Remembering Dr. Martin Luther King
In 1957 a sensitive American official overseas said that it seemed to him that our nation was on the wrong side of a world revolution. During the past ten years we have seen emerge a pattern of suppression which has now justified the presence of U.S. military advisors in Venezuela. This need to maintain social stability for our investments accounts for the counterrevolutionary action of American forces in Guatemala. It tells why American helicopters are being used against guerrillas in Cambodia and why American napalm and Green Beret forces have already been active against rebels in Peru.
It is with such activity in mind that the words of the late John F. Kennedy come back to haunt us. Five years ago he said, "Those who make peaceful revolution impossible will make violent revolution inevitable." [applause] Increasingly, by choice or by accident, this is the role our nation has taken, the role of those who make peaceful revolution impossible by refusing to give up the privileges and the pleasures that come from the immense profits of overseas investments. I am convinced that if we are to get on the right side of the world revolution, we as a nation must undergo a radical revolution of values. We must rapidly begin [applause], we must rapidly begin the shift from a thing-oriented society to a person-oriented society. When machines and computers, profit motives and property rights, are considered more important than people, the giant triplets of racism, extreme materialism, and militarism are incapable of being conquered.
A true revolution of values will soon cause us to question the fairness and justice of many of our past and present policies. On the one hand we are called to play the Good Samaritan on life's roadside, but that will be only an initial act. One day we must come to see that the whole Jericho Road must be transformed so that men and women will not be constantly beaten and robbed as they make their journey on life's highway. True compassion is more than flinging a coin to a beggar. It comes to see that an edifice which produces beggars needs restructuring. [applause]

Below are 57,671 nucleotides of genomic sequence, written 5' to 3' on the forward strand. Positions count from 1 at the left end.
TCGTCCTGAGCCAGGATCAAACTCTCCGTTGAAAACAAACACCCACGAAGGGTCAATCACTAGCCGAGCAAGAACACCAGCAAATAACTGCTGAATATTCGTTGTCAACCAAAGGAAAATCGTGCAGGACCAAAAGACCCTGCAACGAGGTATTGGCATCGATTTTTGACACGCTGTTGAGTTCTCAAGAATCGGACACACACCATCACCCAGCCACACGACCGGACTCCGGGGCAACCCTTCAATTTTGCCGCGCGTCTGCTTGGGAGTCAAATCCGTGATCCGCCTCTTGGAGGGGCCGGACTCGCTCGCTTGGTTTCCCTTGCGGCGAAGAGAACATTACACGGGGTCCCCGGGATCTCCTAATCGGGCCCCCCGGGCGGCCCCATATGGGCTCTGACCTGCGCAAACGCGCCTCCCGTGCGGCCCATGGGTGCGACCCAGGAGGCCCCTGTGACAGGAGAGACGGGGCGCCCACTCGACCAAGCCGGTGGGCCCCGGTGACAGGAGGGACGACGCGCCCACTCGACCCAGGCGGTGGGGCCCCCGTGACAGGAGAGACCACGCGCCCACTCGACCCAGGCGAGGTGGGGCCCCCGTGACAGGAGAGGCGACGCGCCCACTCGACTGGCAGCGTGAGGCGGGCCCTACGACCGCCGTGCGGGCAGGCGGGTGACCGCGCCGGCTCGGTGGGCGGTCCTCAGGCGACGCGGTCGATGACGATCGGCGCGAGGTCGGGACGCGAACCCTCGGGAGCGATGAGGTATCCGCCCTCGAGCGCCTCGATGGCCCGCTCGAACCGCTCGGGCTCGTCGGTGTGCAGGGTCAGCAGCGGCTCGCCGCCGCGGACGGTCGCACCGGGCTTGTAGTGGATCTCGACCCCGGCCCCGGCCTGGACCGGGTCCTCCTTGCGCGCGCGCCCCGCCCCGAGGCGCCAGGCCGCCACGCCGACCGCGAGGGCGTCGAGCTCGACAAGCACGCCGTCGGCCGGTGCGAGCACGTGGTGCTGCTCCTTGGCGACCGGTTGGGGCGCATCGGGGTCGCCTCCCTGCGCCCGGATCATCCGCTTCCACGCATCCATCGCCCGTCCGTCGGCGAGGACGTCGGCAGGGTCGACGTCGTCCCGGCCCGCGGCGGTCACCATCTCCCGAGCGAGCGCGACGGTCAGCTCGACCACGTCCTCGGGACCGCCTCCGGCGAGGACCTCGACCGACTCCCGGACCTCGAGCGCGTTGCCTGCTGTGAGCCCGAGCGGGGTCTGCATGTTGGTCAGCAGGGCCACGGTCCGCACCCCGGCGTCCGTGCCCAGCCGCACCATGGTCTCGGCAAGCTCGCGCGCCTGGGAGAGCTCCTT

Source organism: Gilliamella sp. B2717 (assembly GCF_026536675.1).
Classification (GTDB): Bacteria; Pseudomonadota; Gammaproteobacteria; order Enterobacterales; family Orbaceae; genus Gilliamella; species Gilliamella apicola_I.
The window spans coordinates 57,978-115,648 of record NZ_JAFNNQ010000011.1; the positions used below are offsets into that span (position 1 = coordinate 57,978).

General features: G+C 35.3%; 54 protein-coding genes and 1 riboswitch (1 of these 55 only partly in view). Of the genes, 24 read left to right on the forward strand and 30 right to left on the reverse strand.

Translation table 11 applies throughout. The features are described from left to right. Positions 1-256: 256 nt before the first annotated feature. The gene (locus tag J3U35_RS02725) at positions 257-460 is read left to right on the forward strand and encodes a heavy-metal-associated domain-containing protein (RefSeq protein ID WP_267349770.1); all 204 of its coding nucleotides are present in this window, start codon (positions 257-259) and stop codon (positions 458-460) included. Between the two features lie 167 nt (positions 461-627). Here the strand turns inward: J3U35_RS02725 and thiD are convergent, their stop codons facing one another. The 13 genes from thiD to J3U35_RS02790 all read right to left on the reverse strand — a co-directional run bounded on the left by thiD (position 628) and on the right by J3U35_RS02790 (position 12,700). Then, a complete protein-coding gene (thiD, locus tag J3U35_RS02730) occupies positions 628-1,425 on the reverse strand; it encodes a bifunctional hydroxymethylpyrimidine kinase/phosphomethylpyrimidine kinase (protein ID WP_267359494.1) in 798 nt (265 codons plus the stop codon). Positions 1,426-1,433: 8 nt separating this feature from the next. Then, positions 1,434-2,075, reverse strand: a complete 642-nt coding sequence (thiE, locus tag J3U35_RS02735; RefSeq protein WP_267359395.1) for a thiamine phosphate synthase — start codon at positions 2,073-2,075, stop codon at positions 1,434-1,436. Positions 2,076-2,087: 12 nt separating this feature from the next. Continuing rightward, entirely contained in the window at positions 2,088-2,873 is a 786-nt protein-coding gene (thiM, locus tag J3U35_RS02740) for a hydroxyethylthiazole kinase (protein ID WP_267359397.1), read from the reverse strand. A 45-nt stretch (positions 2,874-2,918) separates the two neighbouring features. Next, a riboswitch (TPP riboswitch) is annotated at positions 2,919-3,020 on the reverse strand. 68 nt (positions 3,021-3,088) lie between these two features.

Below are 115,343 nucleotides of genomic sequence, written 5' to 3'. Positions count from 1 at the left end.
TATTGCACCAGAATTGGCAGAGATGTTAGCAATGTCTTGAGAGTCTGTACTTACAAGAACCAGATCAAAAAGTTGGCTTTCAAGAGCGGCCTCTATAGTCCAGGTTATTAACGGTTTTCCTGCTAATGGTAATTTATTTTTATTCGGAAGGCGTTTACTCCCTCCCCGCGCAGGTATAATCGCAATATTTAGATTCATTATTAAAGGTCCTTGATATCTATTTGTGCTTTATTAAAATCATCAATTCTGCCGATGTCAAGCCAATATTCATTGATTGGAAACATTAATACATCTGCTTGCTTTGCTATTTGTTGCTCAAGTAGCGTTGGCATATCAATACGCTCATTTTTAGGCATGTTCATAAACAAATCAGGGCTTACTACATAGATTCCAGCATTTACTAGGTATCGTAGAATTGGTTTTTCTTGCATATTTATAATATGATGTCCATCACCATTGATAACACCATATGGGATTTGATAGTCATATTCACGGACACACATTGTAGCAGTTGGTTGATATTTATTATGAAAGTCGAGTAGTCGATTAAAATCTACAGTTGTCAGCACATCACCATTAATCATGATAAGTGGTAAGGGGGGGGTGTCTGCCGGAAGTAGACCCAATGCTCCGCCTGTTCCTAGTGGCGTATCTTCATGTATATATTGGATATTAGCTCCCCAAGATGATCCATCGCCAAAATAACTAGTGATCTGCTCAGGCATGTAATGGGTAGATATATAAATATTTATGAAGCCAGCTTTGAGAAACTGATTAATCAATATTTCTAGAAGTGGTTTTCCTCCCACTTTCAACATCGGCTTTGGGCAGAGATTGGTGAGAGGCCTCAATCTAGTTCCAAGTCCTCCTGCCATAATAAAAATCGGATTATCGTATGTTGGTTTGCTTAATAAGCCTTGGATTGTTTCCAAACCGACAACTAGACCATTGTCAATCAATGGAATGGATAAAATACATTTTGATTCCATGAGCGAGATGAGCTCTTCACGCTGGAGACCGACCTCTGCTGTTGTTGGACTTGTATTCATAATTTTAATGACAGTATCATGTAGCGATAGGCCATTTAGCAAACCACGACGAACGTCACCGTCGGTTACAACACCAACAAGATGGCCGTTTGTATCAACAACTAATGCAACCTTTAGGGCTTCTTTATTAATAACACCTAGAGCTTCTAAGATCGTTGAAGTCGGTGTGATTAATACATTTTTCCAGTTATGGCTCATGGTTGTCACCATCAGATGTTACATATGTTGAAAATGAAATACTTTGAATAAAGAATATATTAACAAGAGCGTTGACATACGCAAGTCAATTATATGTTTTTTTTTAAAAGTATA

Exactly one year to the day after he gave this speech, King was assassinated on his hotel balcony in Memphis, Tennessee.
When people of conscience speak out against crimes of state, they put their lives on the line. I say that not to dissuade any of us from doing so, but to remind people that those who speak out need all the love and support (financial and emotional) that each of us has to shower upon them. They put their lives at risk to make the world a better place. We should honor them in life and defend their honor when they are gone. What does it matter if they were not perfect human beings? Whom of us can claim that mantle?
Reverend Martin Luther King Jr.'s family, from Coretta and Martin III to Dexter and the others, have never failed to continue to support the vision so eloquently described by Dr. King. You can return support in kind by paying your respects and, if you can, opening your pocketbooks, to The King Center, a center built by the family and dedicated to carrying on the work of the late Dr. King. I get no commission. I simply know that if we don't pay for what we value, others will pay to destroy what we value.
On Monday, Martin Luther King day, I plan to spend some time reviewing this man's life and the tragic circumstances surrounding his most untimely death.